Singapore: Billionaire Kumar Mangalam Birla overestimated investors’ tolerance for complexity, and ended up destroying more than $700 million of shareholder value over just two trading days this month.
With his team now doing a better job of explaining the rationale behind a confusing marriage of two group companies, the lost wealth stands a good chance of being recouped. What may be irretrievably gone, though, are the voting rights that some minority investors are being asked to sacrifice.
Birla’s justification last Thursday for the merger of Grasim Industries and Aditya Birla Nuvo was that the former had plenty of free cash flow, thanks to its cement and viscose staple fiber businesses, while the latter was exposed to fast-growing industries like telecom and finance. Together, the combined entity would offer a blend of growth and stability. Two of those businesses—cement and telecom—already have separate listings. After financial services are spun off via an IPO, investors would have a choice of owning either the operating entities or the holding company.
While the description was accurate, it still managed to spark a rush for the exits among investors of both Grasim and Nuvo, despite most equity analysts concluding that the proposed share swap is fair.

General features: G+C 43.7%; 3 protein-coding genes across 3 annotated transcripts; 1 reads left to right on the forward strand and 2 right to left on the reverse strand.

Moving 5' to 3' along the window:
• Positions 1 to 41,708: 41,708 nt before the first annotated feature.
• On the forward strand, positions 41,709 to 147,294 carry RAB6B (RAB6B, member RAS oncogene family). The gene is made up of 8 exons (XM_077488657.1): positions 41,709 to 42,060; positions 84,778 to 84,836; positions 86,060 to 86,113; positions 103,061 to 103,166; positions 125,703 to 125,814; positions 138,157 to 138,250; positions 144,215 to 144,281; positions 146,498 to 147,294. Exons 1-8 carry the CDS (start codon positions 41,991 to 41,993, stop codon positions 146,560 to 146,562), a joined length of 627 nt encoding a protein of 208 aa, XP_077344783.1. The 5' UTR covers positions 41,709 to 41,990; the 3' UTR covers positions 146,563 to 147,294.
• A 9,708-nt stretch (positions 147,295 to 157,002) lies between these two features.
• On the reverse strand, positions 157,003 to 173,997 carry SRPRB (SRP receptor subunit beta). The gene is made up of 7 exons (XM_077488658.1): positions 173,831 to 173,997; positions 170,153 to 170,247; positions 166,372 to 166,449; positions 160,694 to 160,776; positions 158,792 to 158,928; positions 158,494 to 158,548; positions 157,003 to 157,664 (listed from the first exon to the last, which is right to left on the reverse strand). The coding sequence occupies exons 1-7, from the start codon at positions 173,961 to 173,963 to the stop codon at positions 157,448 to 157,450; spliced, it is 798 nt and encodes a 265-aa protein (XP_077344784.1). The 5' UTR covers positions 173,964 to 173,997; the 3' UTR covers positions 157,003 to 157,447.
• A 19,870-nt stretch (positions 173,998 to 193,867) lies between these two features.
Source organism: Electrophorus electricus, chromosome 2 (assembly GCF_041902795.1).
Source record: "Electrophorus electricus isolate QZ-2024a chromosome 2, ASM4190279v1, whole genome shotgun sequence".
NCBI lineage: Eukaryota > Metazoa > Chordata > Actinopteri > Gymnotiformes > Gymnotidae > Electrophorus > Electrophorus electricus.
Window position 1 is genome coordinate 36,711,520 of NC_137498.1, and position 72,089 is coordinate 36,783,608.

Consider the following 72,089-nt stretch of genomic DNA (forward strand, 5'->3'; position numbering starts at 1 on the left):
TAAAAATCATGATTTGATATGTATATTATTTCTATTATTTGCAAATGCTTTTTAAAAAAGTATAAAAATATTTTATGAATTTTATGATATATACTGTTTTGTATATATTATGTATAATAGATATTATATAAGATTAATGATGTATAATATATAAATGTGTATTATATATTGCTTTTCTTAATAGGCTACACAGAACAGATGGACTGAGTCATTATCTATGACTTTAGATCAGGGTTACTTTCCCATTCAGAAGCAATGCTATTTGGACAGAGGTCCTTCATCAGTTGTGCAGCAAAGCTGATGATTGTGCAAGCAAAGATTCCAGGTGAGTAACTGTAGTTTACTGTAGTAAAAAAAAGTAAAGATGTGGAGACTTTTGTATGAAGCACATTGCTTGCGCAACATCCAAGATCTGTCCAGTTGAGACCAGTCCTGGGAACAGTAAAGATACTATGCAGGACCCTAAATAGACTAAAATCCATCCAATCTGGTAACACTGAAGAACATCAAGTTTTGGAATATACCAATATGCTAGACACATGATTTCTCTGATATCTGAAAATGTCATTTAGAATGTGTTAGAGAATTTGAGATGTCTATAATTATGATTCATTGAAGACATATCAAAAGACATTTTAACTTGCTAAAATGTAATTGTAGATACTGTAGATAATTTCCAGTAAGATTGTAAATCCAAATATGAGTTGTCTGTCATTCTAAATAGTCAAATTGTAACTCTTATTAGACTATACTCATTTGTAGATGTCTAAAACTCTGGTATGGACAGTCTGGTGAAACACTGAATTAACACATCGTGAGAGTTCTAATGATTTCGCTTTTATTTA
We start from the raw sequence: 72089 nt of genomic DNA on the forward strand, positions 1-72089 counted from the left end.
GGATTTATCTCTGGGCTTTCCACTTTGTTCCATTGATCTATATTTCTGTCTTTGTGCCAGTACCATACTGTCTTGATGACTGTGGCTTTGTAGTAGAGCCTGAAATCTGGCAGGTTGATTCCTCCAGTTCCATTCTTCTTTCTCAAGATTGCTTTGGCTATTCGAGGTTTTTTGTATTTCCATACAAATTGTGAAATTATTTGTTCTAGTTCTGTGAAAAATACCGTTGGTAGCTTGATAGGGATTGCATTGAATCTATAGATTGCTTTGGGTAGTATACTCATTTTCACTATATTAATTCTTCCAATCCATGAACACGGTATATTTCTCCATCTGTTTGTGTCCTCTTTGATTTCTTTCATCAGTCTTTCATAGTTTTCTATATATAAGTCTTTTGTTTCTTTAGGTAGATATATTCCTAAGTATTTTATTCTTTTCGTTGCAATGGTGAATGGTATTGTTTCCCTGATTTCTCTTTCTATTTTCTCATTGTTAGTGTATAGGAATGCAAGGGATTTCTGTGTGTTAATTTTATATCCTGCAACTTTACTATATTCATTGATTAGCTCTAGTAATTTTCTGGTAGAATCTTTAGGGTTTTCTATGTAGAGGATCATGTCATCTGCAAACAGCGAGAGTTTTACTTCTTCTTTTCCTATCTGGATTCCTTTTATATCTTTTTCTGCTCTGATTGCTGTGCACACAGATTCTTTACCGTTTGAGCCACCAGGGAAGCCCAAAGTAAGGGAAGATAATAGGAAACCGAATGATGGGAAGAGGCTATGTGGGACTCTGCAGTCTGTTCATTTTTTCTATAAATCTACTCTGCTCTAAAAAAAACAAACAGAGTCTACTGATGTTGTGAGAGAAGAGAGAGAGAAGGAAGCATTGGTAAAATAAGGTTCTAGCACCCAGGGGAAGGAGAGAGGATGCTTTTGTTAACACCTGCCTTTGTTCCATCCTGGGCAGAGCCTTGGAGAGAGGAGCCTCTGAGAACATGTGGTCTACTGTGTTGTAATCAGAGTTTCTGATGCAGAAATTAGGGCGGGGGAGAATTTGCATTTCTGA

The reason for the nervousness? Apart from the usual concerns about a holding-company discount, Grasim investors probably loathed the idea of being partly on the hook for mobile operator Idea Cellular’s debt. With the price war in India’s telecom sector turning brutal, that anxiety is justified.
Final holding structure
But funding telecommunications with Grasim’s cash isn’t the plan—at least for now. Birla’s team did well to explain that financial services, currently a wholly owned subsidiary of Nuvo, would be better off with higher-rated Grasim’s balance sheet backing its future expansion.
That makes sense. India’s state-run banks are too capital-starved to finance new assets. And while large diversified conglomerates such as Birla won’t be allowed by the monetary authority to run their own fully fledged banks, there will plenty for them to do as financiers, asset managers and insurers. Both Grasim and Nuvo shares stabilized on Wednesday.
Even so, there are question marks around the deal’s lopsided structure. For one, Birla and related parties get to own 39% of an enlarged Grasim, and would eventually control an additional 17% in financial services. Throw in merged Grasim’s 57% ownership of this sunrise business, and the main shareholders would effectively lord over 74% of its voting rights, according to proxy researcher InGovern.
In a full demerger, the Birlas would have controlled no more financial services than the 39% they would own in a merged Grasim. For all practical purposes, the partial demerger appears to give the controlling shareholder privileges in excess of what it has paid for.
South Korean chaebols’ web of cross-shareholdings allowed founders to control large empires with little equity. Billionaire Birla’s double-dipping isn’t in the same league. But it does make for a less-than-pleasing sight. Bloomberg